Rise in Glory: +Jane H. Dixon
  • Wednesday, January 2, 2013

The Rt. Rev. Jane Holmes Dixon, who was the Diocese of Washington’s bishop suffragan beginning in 1992 and its bishop pro tempore in 2001-02, died at her home Christmas morning of a heart condition. She was 75.

Bishop Dixon was the second woman elected to the Episcopal Church’s episcopate. “If the Gospel of Jesus Christ weren’t inclusive, I wouldn’t be standing here,” she said during walkabouts that preceded her election in June 1992.

Born Jane Hart Holmes in Winona, Mississippi, she was a graduate of Vanderbilt University and Virginia Theological Seminary. She was ordained deacon in 1981 and, in 1982, was the second woman ordained to the priesthood in the Diocese of Washington. She served as associate at Church of the Good Shepherd in Burke, Virginia, 1981-84; associate at St. Alban’s Parish in Washington, 1984-86; and rector of St. Philip’s Church in Laurel, Maryland, 1986-92.

She advocated for gay and lesbian Episcopalians throughout her ministry and was an early supporter of administering Holy Communion to the unbaptized.

The bishop was involved in a protracted conflict in 2001-02 when Christ Church in Accoceek, Maryland, called the Rev. Samuel Edwards as its rector. Fr. Edwards, who led the Episcopal Synod of America for many years, opposed the ordination of women to the priesthood or the episcopate. Dixon, who said she was not consulted properly when the parish called Edwards, filed a lawsuit and prevailed in a federal court.

The Rev. Brian Vander Wel, rector of Christ Church since 2007, told The Washington Post that he had spoken recently with the Rt. Rev. Mariann Budde, Bishop of Washington, about convening reconciliation meetings between parishioners and Bishop Dixon.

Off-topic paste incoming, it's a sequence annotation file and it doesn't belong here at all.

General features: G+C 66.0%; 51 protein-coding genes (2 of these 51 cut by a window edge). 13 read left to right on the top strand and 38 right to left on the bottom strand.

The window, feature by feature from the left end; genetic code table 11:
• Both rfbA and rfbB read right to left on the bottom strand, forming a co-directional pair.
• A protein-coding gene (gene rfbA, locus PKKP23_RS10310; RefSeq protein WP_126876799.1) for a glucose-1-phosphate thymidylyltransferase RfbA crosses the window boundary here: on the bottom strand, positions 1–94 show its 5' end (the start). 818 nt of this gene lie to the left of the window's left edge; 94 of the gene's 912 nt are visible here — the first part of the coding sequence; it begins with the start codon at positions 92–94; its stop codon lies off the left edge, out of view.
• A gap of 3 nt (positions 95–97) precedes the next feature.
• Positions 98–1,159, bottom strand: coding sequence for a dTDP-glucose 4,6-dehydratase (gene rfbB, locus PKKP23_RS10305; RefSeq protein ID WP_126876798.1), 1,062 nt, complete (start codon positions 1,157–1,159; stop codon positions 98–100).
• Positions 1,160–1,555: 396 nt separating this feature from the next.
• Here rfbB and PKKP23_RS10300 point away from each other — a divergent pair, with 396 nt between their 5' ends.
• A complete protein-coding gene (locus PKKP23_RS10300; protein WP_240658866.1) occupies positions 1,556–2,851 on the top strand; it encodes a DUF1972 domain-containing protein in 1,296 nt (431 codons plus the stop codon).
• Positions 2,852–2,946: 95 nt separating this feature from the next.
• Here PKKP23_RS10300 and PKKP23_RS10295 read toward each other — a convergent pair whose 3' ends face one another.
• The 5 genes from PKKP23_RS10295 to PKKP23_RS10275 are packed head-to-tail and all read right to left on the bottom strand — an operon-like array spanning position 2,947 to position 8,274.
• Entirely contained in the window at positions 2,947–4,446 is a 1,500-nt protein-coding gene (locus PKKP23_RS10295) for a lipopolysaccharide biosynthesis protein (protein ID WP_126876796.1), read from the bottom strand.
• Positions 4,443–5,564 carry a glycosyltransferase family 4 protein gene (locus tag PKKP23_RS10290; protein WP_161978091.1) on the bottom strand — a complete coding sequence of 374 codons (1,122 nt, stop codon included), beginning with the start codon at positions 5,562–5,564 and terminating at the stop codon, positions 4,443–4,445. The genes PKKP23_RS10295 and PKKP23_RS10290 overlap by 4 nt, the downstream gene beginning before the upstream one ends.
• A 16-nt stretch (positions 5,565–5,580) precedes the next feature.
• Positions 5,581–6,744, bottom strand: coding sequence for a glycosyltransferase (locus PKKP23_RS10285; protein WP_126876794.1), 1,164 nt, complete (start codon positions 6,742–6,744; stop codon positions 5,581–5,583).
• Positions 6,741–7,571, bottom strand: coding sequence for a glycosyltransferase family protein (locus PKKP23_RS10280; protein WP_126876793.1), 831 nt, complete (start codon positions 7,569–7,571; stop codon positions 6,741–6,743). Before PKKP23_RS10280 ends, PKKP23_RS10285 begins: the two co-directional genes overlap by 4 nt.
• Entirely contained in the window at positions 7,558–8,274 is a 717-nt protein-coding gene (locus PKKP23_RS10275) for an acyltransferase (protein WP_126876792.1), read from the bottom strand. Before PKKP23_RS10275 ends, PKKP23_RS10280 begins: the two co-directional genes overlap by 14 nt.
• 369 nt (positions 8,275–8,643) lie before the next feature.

Years before the novel and film The Help depicted the phenomenon, Bishop Dixon spoke of being reared mostly by Julia Toliver, an African American woman who worked in the Dixon home.

Dixon spoke on The Diane Rehm Show about The Help, and her grief after Mrs. Toliver’s violent death.

“She was murdered in the summer of 1961,” the bishop said. “I had married in 1960 and moved away from there so she and I never had a chance to talk after my life changed and became aware of the really terrible conditions that we white folk imposed on our African-American brothers and sisters. … And I will go to my grave regretting that, that she and I never were able to sit down and talk about all of this.”

The bishop is survived by David Dixon, her husband of 52 years; sons David Dixon, Jr., of Bethesda and Edward Dixon of Shelburne, Vermont; daughter Mary Raibman of Washington; and six grandchildren.

Photo: Bishop Ronald Haines with Jane Dixon after her election as Bishop Suffragan of Washington. David Werth, ENS/Archives of the Episcopal Church

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